LESSNER: That was kind of funny, actually, because at the time that we shot the film, I did not have a strong online social-networking presence. The way we initially funded the film was basically on personal credit cards, just doing it ourselves. Once that petered out, once the financial collapse happened, and credit started drying up, we needed another option. Kickstarter was mentioned to me by a friend who was using it to finance this sailing trip around the world that she is on right now.
The film is not a celebration of social media, but it’s not a direct condemnation. But it is weird that the way we were finally able to get it together was by embracing the site. Other sites seem more narcissistic to me. But I like the idea of the Internet in general being something that is more egalitarian, andmore supportive of things.
VOLLMER: The soundtrack was one of my favorite parts of the film.
VOLLMER: How did you connect with Lucky Dragon?
LESSNER: I connected with Lucky Dragon through David Longstreth from Dirty Projectors in the year that I stopped shooting the film, when I directed a bunch of music videos because I needed something to do to stay afloat. One of the bands I did a music video for was Dirty Projectors, and I became friends with David Longstreth. We used one of his older tracks in the movie and in the course of editing I really fell in love with a bunch of Lucky Dragon’s tracks and thought they were perfect. Dave was good friends with Luke from Lucky Dragon, so I reached out.
Then Lydia, who did the score, which I am continually blown away by, she contacted me out of the blue. She just graduated from NYU last year and had written a piece of music which is now the intro piece of the film. And she sent it to me and said, “I’ve got this track, I wanted to mash it up with some found footage but I couldn’t get the rights to it. Would you have any use for it?” and I thought, “This is amazing.” And she continued to work and actually score a bunch of stuff that’s original in the film. A couple of people, just bands, there’s an Indian Jewelry track that I had just been using to edit with for awhile, and I just reached out to them directly, and they were cool.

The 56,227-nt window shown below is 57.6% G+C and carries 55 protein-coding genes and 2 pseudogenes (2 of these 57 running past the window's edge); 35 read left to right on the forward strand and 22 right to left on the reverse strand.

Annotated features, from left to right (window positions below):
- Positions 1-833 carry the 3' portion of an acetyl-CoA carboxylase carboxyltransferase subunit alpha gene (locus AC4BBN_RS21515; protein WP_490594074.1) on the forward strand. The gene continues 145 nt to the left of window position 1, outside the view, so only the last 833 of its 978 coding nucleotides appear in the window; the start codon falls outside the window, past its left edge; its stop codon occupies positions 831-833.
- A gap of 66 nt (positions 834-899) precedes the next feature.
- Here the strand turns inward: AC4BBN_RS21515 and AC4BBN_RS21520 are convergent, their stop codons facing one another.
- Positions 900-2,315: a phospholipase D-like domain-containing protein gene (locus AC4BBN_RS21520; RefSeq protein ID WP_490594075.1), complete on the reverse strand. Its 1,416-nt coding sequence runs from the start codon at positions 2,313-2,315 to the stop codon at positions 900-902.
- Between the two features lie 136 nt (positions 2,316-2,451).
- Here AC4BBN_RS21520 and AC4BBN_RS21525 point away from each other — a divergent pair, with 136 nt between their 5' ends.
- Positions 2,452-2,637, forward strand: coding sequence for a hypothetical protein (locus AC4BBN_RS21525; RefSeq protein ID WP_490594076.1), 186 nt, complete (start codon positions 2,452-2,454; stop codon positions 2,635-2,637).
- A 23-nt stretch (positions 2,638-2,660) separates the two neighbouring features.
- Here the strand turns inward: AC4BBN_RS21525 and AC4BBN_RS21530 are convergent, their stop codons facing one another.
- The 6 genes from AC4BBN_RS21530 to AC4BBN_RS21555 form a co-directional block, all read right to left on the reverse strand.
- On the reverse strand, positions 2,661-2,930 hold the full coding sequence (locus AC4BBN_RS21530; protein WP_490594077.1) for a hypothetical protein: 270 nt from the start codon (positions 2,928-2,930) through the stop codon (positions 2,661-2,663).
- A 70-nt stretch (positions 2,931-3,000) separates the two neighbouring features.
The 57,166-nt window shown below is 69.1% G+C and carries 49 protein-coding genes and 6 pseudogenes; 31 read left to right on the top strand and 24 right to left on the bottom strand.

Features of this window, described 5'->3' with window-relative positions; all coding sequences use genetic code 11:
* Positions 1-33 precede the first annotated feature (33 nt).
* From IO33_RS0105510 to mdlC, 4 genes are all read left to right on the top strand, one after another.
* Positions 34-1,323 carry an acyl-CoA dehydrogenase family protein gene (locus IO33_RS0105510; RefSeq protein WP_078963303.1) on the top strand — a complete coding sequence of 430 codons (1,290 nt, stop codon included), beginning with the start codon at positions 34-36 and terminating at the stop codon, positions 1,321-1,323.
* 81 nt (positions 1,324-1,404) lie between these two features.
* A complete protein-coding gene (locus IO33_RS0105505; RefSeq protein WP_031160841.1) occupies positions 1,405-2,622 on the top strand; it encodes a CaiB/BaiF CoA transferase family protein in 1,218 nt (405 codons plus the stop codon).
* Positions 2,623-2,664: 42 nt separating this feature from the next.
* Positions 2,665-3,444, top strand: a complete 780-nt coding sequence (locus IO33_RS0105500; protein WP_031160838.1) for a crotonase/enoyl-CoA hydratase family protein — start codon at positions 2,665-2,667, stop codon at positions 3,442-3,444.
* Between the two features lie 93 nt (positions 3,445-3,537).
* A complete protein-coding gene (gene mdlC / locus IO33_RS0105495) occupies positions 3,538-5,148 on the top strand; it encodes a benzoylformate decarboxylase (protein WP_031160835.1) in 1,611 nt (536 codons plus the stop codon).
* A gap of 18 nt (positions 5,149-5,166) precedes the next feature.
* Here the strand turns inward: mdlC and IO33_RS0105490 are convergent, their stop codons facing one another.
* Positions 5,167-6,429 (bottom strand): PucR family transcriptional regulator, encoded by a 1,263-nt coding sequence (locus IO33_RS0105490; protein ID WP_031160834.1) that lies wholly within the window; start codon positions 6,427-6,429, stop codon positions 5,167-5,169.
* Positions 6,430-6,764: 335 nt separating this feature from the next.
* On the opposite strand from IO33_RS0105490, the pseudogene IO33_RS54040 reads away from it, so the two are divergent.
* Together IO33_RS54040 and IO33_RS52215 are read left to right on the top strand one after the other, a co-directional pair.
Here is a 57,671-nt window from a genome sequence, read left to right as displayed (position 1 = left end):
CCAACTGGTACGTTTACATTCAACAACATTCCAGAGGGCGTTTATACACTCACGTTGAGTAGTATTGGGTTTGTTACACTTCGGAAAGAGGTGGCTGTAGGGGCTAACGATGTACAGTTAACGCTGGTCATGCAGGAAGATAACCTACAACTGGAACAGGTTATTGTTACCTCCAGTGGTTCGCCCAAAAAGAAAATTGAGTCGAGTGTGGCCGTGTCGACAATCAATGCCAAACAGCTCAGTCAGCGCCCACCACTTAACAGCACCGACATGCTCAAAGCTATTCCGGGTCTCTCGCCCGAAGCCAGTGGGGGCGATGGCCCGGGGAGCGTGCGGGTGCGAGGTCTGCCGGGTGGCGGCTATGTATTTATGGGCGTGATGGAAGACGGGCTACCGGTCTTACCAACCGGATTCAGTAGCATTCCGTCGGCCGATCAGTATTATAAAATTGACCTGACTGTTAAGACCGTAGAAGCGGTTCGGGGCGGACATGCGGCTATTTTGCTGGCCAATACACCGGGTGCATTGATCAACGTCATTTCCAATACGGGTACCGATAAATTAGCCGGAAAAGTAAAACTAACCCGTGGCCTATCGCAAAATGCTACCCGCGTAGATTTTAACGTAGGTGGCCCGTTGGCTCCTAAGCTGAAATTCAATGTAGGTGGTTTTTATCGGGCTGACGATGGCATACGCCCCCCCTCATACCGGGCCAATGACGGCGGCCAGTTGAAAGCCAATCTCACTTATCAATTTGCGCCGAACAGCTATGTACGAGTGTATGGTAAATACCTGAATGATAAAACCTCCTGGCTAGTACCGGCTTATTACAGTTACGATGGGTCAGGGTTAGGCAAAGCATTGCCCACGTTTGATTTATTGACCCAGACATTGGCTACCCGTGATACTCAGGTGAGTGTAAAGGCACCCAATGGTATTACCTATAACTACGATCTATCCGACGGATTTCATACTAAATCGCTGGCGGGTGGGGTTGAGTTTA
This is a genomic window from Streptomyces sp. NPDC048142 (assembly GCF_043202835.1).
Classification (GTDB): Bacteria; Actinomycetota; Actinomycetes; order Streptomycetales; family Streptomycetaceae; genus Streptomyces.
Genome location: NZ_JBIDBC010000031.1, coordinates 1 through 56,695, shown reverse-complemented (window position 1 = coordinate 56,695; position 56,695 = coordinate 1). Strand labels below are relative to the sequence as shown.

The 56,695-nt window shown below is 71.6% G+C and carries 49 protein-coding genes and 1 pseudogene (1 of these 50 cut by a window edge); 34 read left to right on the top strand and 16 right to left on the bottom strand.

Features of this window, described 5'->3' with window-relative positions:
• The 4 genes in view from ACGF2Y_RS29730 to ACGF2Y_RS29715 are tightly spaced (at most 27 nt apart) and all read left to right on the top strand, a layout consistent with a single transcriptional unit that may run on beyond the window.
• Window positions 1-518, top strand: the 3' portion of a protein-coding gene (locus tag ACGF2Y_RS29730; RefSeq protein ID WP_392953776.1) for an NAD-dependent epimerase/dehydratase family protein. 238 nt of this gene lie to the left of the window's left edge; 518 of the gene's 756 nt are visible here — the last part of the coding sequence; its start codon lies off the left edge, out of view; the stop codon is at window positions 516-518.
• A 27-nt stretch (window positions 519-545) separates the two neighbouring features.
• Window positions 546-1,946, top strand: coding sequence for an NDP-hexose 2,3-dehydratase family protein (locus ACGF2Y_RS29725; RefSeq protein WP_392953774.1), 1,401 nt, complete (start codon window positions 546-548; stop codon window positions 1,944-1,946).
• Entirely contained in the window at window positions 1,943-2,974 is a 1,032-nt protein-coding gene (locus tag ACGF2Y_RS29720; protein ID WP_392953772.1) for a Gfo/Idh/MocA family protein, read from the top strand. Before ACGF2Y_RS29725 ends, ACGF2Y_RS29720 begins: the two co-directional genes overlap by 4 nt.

VOLLMER: How did you find your actors?
LESSNER: A lot of them are either people I went to school with or people that I just sort of met at festivals. A lot of them pursue other creative endeavors; directors, musicians, but none of them, at least at the time, were explicitly pursuing acting. It was definitely suggested to us by a bunch of producers that we wait a little bit longer and cast some up-and-coming TV actors, someone that’s got some more cachet, but it was important to us that we could have this fully immersive process, and it seemed that the best way we could do this was to have people that were down-to-earth and excited to do it and didn’t need to be in trailers or coddled in any particular way and were fine to just all share in this experience. In that way I feel like it needed to be made in that way with these people.
VOLLMER: My main criticism of the film was that it never rained.
VOLLMER: Wouldn’t it have rained in that time period in Oregon in the forest?
LESSNER: Ummm, perhaps, but I would also say that they are powering their flat-screen TVs through light switches in the trees—so there’s a certain amount of surreality going on.